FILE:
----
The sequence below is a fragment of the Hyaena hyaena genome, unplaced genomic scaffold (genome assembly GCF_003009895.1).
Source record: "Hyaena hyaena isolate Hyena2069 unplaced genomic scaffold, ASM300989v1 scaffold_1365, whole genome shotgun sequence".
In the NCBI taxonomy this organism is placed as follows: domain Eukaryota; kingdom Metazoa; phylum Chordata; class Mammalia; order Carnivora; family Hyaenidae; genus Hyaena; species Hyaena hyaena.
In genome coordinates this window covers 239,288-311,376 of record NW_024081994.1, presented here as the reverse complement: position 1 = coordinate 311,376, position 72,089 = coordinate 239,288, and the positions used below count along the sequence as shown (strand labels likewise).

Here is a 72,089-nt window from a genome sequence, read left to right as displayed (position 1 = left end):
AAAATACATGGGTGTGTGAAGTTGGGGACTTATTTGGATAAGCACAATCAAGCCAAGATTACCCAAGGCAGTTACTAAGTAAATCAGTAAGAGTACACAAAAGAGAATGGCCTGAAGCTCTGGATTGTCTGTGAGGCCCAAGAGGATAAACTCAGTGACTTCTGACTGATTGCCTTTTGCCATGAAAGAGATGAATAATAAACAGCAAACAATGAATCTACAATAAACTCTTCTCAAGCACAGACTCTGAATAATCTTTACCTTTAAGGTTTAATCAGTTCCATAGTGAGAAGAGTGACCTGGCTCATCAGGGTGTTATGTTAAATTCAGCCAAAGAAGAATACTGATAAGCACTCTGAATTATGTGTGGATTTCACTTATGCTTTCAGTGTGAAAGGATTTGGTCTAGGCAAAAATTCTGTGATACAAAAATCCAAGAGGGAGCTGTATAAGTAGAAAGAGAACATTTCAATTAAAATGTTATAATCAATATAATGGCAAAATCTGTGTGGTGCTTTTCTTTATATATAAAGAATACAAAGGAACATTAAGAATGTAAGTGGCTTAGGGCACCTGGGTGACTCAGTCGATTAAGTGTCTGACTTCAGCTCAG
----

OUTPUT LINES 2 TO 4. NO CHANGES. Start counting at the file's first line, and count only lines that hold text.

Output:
Source record: "Hyaena hyaena isolate Hyena2069 unplaced genomic scaffold, ASM300989v1 scaffold_1365, whole genome shotgun sequence".
In the NCBI taxonomy this organism is placed as follows: domain Eukaryota; kingdom Metazoa; phylum Chordata; class Mammalia; order Carnivora; family Hyaenidae; genus Hyaena; species Hyaena hyaena.
In genome coordinates this window covers 239,288-311,376 of record NW_024081994.1, presented here as the reverse complement: position 1 = coordinate 311,376, position 72,089 = coordinate 239,288, and the positions used below count along the sequence as shown (strand labels likewise).